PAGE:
TEMPE, AZ — Scientists who test wastewater in Tempe believe they have detected a potential hotspot for COVID-19. In April, Tempe began doing what no city in the country did, track COVID-19 thru its sewer water. Then move quickly to protect residents and keep the virus under control. On Wednesday, City Officials began spreading the word in one section of town now considered at risk.
The location is a stretch along Apache Boulevard between Rural and Smith roads, and is home to 8,000 residents. Many of them are college students from ASU, along with low-income families and seniors. The city calls this Area 6. "Area 6 is one of the hardest-hit areas of the city of Tempe with regards to COVID-19," says Vice Mayor Randy Keating.
While state and county health officials are reluctant to offer specific information about potential COVID-19 hotspot locations beyond a zip code, Tempe is telling its residents exactly where a hotspot is or where it might develop. "They are part of the science, they need to know," says Rosa Inchausti Tempe's Director of Strategic Management and Diversity. Inchausti oversees the wastewater monitoring program. "They flush. We take that data and then we give it back to them and tell them exactly what we're doing with that information. how it's impacting their community."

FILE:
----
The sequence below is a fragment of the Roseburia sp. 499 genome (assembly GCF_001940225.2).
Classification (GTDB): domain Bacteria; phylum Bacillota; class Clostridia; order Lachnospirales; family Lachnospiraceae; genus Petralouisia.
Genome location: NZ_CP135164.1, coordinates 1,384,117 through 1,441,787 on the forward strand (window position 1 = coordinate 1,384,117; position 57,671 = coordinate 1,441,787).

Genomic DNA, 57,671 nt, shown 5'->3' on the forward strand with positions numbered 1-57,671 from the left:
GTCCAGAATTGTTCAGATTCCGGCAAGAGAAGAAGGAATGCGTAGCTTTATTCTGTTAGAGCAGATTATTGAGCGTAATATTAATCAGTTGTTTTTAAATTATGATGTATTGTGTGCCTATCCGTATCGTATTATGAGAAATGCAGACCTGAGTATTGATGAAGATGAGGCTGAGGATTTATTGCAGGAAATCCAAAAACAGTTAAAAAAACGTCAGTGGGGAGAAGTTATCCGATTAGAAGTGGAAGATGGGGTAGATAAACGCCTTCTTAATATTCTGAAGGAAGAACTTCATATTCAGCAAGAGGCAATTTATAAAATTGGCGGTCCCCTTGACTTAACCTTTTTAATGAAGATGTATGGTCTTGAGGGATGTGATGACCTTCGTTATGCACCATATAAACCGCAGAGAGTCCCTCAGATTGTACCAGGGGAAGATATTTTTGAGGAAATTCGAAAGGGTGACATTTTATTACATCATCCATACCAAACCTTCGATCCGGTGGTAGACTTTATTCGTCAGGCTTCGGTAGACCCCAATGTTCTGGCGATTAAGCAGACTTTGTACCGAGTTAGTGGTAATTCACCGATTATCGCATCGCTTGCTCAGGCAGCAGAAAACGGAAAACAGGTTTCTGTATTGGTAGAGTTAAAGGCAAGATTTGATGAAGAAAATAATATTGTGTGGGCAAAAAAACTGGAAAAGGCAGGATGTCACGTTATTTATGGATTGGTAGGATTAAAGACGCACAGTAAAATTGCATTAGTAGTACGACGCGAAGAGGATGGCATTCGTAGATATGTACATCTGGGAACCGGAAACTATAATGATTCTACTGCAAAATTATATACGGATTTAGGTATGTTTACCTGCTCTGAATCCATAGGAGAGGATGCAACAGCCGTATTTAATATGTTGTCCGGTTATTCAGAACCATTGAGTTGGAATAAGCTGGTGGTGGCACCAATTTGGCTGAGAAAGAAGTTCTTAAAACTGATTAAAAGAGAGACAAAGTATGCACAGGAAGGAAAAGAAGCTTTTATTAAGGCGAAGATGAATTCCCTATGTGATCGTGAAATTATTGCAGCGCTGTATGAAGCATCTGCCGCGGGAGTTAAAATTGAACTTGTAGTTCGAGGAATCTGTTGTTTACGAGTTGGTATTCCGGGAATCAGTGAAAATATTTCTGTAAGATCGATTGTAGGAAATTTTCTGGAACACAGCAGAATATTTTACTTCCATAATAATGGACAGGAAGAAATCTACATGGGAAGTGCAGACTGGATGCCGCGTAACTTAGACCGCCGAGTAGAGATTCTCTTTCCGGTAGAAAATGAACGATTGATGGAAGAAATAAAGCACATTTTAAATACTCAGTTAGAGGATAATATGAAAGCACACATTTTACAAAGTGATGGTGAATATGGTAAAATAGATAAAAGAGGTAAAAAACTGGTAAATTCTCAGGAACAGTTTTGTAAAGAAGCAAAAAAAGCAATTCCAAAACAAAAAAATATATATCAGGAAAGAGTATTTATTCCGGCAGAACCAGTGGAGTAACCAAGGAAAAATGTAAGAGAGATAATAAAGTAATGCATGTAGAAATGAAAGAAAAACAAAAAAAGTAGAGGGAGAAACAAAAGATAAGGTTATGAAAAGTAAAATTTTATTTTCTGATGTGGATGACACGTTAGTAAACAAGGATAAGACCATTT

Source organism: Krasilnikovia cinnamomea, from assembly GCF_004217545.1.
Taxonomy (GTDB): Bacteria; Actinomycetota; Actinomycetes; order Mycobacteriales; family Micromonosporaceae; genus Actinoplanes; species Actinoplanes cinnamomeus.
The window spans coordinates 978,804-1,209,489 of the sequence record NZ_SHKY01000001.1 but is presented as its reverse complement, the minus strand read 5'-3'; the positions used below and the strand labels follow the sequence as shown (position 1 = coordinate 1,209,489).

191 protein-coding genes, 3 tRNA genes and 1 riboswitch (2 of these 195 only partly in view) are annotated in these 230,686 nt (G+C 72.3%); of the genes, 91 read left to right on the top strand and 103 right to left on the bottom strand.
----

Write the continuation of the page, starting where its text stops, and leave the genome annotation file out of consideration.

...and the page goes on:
Two years ago, Tempe began testing sewer water in an effort to track opioid abuse. In April, it turned it's attention to COVID-19. "We like to put resources where we know there is an issue and predict where that issue will develop," Keating said. "That helps us concentrate and have resources available in this area of the city where we are seeing infection rates higher than the rest of the city."
Keating and other city officials came to the Tempe Community Action Agency Food Pantry on Apache Boulevard Wednesday to talk to residents and hand out information packets. Community outreach is an important element in Tempe's plan to fight COVID-19 once it detects an area of concern. Many residents in Area 6 will receive masks, children will get stickers, bilingual materials on staying healthy are being provided, businesses are getting signage warning about COVID-19, and local non-profits are helping spread the word at food pantries and among the city's homeless population. Area 6 resident Pam Bejarano believes the city's outreach is working. "They're trying to do what they can. You come here; they give you hand sanitizer, anti-bacterial soap. They've done a pretty good job compared to other places."
With more than 3,000 college students and an average household income of $22,000 a year, Area 6 is home to some of COVID's most vulnerable populations. Tempe is hoping its community outreach will prevent a severe outbreak, which could quickly spread. City Councilwoman Doreen Garlid, who was part of Wednesday's outreach effort said, "we're going to do our best to get people more aware of COVID and what they can do to protect themselves and stay safe."